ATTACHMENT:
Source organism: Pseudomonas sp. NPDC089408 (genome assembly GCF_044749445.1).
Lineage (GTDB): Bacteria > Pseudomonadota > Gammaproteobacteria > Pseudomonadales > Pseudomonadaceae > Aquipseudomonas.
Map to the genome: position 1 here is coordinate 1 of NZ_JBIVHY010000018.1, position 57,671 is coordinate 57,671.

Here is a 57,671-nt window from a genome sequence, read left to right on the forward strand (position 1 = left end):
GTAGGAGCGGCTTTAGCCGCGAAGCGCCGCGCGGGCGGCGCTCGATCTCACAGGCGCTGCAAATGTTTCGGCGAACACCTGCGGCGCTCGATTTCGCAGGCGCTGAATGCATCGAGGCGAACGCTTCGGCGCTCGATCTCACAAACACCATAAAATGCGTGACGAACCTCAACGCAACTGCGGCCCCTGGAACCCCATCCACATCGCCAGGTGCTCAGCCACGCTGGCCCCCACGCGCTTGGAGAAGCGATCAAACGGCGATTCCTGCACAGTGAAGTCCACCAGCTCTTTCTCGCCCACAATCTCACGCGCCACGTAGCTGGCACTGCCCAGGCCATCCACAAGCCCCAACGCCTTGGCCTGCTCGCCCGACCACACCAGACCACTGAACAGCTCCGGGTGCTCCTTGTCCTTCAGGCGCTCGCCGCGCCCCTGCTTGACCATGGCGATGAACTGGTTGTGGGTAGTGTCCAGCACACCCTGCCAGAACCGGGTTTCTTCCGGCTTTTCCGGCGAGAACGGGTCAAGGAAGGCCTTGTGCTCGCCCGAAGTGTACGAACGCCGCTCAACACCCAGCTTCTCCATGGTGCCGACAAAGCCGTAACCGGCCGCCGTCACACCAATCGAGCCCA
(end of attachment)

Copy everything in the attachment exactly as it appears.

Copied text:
Source organism: Pseudomonas sp. NPDC089408 (genome assembly GCF_044749445.1).
Lineage (GTDB): Bacteria > Pseudomonadota > Gammaproteobacteria > Pseudomonadales > Pseudomonadaceae > Aquipseudomonas.
Map to the genome: position 1 here is coordinate 1 of NZ_JBIVHY010000018.1, position 57,671 is coordinate 57,671.

Here is a 57,671-nt window from a genome sequence, read left to right on the forward strand (position 1 = left end):
GTAGGAGCGGCTTTAGCCGCGAAGCGCCGCGCGGGCGGCGCTCGATCTCACAGGCGCTGCAAATGTTTCGGCGAACACCTGCGGCGCTCGATTTCGCAGGCGCTGAATGCATCGAGGCGAACGCTTCGGCGCTCGATCTCACAAACACCATAAAATGCGTGACGAACCTCAACGCAACTGCGGCCCCTGGAACCCCATCCACATCGCCAGGTGCTCAGCCACGCTGGCCCCCACGCGCTTGGAGAAGCGATCAAACGGCGATTCCTGCACAGTGAAGTCCACCAGCTCTTTCTCGCCCACAATCTCACGCGCCACGTAGCTGGCACTGCCCAGGCCATCCACAAGCCCCAACGCCTTGGCCTGCTCGCCCGACCACACCAGACCACTGAACAGCTCCGGGTGCTCCTTGTCCTTCAGGCGCTCGCCGCGCCCCTGCTTGACCATGGCGATGAACTGGTTGTGGGTAGTGTCCAGCACACCCTGCCAGAACCGGGTTTCTTCCGGCTTTTCCGGCGAGAACGGGTCAAGGAAGGCCTTGTGCTCGCCCGAAGTGTACGAACGCCGCTCAACACCCAGCTTCTCCATGGTGCCGACAAAGCCGTAACCGGCCGCCGTCACACCAATCGAGCCCA